Archives for posts with tag: McDonald’s

Katy_Perry_Part_of_Me

MTV Films’ latest project in the controlled demolition of civilization follows popular candy-coated nut Katy Perry on her California Dreams Tour of 2011, “a year filled with tremendous success and personal heartbreak” for the twinkly star. Along with seemingly interminable adulation from friends and toadies, the viewer is treated to Perry’s bouts of depression as her long-distance relationship with Russell Brand disintegrates. Even so, to be granted entry into the world of Katy Perry is to be plunged into a dazzling phantasmagoria of lollipops, hearts, balloons, confetti, and sexy, garish costumes.

“I feel a real connection to fairy tales, and I think that in some ways I live in a fairytale,” the singer confides, and one quickly sees what she means when confronted with so many sissy prancers ducking, gliding, and kicking around the stage in their candy cane pants. Even freaky Russell Brand, when he meets his lady backstage, looks embarrassed to be seen mixing with this lot of dubious company. Too much hagiography begins to wear on the viewer’s patience, and Perry minus the whorish makeup and the wardrobe is actually rather an uninteresting individual; but Katy Perry: Part of Me does feature some impressive concert cinematography and grotesque visuals aplenty.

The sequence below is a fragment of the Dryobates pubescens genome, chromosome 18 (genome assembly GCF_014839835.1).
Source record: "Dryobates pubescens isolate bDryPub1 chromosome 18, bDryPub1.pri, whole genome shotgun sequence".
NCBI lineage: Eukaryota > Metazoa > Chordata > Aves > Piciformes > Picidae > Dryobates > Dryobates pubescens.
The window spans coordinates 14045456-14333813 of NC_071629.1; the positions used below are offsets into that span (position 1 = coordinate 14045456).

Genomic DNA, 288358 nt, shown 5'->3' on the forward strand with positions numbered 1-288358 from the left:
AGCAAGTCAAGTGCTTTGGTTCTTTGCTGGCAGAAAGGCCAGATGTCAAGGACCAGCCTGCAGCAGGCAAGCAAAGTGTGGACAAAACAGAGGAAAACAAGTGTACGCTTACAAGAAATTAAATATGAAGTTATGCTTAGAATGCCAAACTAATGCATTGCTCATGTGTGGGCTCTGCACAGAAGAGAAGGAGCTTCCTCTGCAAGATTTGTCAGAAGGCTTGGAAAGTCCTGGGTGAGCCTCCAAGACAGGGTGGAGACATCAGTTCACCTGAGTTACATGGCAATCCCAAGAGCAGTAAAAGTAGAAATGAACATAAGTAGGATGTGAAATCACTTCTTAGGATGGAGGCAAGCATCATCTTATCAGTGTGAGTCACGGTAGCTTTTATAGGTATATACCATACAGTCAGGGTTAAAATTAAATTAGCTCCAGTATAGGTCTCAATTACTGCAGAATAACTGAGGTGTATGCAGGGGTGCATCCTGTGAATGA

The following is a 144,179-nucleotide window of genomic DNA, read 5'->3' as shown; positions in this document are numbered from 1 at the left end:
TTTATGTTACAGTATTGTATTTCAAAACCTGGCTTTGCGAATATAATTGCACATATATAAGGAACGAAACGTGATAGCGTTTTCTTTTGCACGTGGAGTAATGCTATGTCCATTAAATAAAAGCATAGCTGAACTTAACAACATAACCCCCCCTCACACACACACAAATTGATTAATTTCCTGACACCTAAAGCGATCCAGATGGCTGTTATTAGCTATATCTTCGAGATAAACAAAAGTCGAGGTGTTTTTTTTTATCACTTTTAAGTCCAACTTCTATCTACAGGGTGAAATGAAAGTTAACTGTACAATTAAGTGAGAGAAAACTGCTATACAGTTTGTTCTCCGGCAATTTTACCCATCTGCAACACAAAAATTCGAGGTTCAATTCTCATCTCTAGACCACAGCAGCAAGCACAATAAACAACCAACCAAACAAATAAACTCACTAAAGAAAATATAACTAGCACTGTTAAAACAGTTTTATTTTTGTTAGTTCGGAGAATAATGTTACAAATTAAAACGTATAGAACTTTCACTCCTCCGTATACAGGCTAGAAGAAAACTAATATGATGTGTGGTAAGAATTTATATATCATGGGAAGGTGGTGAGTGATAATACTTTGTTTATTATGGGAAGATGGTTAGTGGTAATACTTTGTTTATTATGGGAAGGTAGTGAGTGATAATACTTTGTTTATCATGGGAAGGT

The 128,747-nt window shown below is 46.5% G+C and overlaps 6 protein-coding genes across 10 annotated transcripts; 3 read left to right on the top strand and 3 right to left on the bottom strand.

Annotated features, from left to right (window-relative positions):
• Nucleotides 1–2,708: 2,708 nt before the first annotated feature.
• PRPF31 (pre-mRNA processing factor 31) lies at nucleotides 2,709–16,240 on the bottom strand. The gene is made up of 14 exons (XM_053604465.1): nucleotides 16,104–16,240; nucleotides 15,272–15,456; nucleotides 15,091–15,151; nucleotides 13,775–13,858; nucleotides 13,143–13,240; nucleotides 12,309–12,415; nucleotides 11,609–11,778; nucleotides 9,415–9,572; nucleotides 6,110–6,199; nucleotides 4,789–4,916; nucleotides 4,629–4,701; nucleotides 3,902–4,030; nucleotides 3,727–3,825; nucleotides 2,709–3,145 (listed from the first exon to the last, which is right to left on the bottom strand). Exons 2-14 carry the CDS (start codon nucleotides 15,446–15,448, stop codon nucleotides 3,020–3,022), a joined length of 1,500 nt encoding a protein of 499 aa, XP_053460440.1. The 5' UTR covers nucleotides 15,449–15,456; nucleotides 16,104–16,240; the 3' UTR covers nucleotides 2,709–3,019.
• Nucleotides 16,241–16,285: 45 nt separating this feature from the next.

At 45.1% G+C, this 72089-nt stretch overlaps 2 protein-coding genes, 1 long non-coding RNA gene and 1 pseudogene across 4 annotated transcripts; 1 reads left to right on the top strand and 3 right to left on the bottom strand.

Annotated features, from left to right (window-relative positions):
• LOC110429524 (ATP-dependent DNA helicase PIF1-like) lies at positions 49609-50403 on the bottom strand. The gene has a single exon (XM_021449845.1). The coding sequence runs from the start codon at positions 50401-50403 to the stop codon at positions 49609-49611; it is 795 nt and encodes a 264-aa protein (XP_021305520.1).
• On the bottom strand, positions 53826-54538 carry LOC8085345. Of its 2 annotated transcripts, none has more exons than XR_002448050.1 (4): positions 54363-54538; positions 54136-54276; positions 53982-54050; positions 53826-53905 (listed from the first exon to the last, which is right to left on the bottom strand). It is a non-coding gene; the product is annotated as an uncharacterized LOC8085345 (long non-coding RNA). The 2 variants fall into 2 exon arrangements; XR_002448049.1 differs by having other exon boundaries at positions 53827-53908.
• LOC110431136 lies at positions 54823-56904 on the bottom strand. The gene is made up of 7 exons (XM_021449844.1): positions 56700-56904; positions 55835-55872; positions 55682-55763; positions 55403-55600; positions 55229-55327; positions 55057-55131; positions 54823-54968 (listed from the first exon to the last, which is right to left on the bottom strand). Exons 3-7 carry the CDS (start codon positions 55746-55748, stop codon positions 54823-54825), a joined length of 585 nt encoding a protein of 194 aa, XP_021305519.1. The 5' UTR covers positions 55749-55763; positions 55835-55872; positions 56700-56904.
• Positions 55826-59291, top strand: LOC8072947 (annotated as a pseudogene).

2 out of 5 stars. Ideological Content Analysis indicates that Katy Perry: Part of Me is:

10. Pro-miscegenation. Interracial couplings can be glimpsed among her backup dancers.

9. Corporate. Brand sends Katy a text message with a picture of a McDonald’s restaurant and suggests they name their firstborn Ronald.

8. Anti-Christian. Katy’s conservative Pentecostal upbringing, which forbade her to watch The Smurfs or eat Lucky Charms, definitely started to cramp her style as she discovered her inner freak. “I felt like I was never even allowed to even think for myself, and having any kind of feminist live-on-your-own independent spirit is just, ugh, the devil!” (cf. no. 5) Today Perry’s beliefs appear to drift more toward permissive New Age nebulousness: “I really do believe in God[, even if I] probably don’t believe in all the same details that my mom believes, but I have a spiritual relationship with God, and it’s one-on-one, and it’s continually evolving.”